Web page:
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    Advice from UA alumns for the Class of 2016

    Photographer+Dillon+Driscoll+with+his+graduation+group+popping+bottles+of+champagne+in+front+of+the+arches+of+the+Forbes+building+on+Sunday%2C+April+3.+Seven+UA+alumni+gave+advice+to+the+class+of+2016+for+the+coming+years.
    Darien Bakas
    Photographer Dillon Driscoll with his graduation group popping bottles of champagne in front of the arches of the Forbes building on Sunday, April 3. Seven UA alumni gave advice to the class of 2016 for the coming years.

    Correction April 17, 2016: Evan Rosenfeld is an assignment editor at 12 News, not assistant editor as the article previously stated.


    Students of the graduating class of 2016 will throw their caps in the air in less than a month, marking yet another chapter as they leave their legacy behind in the UA community to begin their post-college journeys. These impressive Wildcat alumni share their experiences, advice and what UA students should expect in regard to life after graduation.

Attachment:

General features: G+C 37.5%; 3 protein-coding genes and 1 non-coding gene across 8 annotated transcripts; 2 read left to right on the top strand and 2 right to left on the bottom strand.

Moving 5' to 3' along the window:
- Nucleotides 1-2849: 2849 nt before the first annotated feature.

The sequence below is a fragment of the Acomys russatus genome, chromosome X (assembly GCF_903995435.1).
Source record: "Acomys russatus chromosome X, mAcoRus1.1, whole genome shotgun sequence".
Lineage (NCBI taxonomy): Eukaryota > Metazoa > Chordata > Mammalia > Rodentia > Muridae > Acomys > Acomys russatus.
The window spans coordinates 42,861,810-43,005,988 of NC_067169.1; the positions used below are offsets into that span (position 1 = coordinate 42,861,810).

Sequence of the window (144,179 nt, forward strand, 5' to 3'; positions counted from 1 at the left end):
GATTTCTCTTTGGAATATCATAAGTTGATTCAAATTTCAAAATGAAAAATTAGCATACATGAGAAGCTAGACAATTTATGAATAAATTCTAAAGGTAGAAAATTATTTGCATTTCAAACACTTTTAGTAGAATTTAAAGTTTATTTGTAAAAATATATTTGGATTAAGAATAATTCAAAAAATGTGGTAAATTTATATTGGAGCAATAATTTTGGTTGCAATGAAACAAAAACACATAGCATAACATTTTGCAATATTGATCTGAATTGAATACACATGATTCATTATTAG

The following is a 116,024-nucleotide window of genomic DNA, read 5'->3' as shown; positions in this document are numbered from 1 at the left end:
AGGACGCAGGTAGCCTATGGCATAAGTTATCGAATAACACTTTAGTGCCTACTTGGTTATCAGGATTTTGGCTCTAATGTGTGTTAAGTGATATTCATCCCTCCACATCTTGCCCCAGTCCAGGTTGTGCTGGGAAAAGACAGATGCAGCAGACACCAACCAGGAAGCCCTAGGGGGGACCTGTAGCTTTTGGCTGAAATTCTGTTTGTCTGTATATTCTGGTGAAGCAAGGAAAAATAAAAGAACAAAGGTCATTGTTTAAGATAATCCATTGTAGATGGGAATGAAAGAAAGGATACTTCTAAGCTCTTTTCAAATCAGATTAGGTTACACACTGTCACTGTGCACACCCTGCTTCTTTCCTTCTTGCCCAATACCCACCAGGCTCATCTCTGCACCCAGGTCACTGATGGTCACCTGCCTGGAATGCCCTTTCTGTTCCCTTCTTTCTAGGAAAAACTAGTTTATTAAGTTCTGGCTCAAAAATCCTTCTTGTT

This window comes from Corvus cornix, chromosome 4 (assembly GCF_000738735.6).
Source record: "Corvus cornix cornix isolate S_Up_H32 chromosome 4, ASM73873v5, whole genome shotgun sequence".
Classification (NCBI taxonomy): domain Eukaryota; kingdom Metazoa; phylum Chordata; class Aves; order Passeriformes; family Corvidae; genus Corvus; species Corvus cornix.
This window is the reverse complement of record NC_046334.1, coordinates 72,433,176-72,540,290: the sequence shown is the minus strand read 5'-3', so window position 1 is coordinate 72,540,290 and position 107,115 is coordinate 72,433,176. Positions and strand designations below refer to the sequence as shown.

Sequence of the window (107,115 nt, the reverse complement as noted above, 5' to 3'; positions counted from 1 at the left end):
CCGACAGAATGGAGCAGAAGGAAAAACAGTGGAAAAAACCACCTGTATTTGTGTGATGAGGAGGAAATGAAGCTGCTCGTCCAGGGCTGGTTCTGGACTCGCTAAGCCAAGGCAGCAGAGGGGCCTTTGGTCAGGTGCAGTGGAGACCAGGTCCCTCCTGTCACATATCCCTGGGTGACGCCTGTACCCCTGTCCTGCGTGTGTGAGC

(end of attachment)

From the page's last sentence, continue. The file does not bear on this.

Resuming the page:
RELATED: Department head of psychology Dr. Lee Ryan teaches us how to make some of life’s biggest decisions. 

    Kelly McGill

    Major: Family studies and Human Development

    Current Occupation: Real estate agent

    Graduating Class: 2012

    Current Residence: San Diego

    Previous Campus Involvement: Chi Omega sorority

    Ashley Cheatham

    Major: Public Administration and Policy; Minor in Sports Management, Communication and Leadership Studies

    Current Occupation: Sales, marketing and advertising for Arizona Sports 98.7 and ESPN Phoenix

    Graduating Class: 2014

    Current Residence: Scottsdale, Arizona

    Previous Campus Involvement: Sigma Kappa sorority, Sports Marketing Association

    Evan Rosenfeld

    Major: Communications

    Current Occupation: Assignment editor and AM content producer at 12 News (KPNX-TV), the Phoenix area NBC affiliate

    Graduating Class: 2015

    Current Residence: Phoenix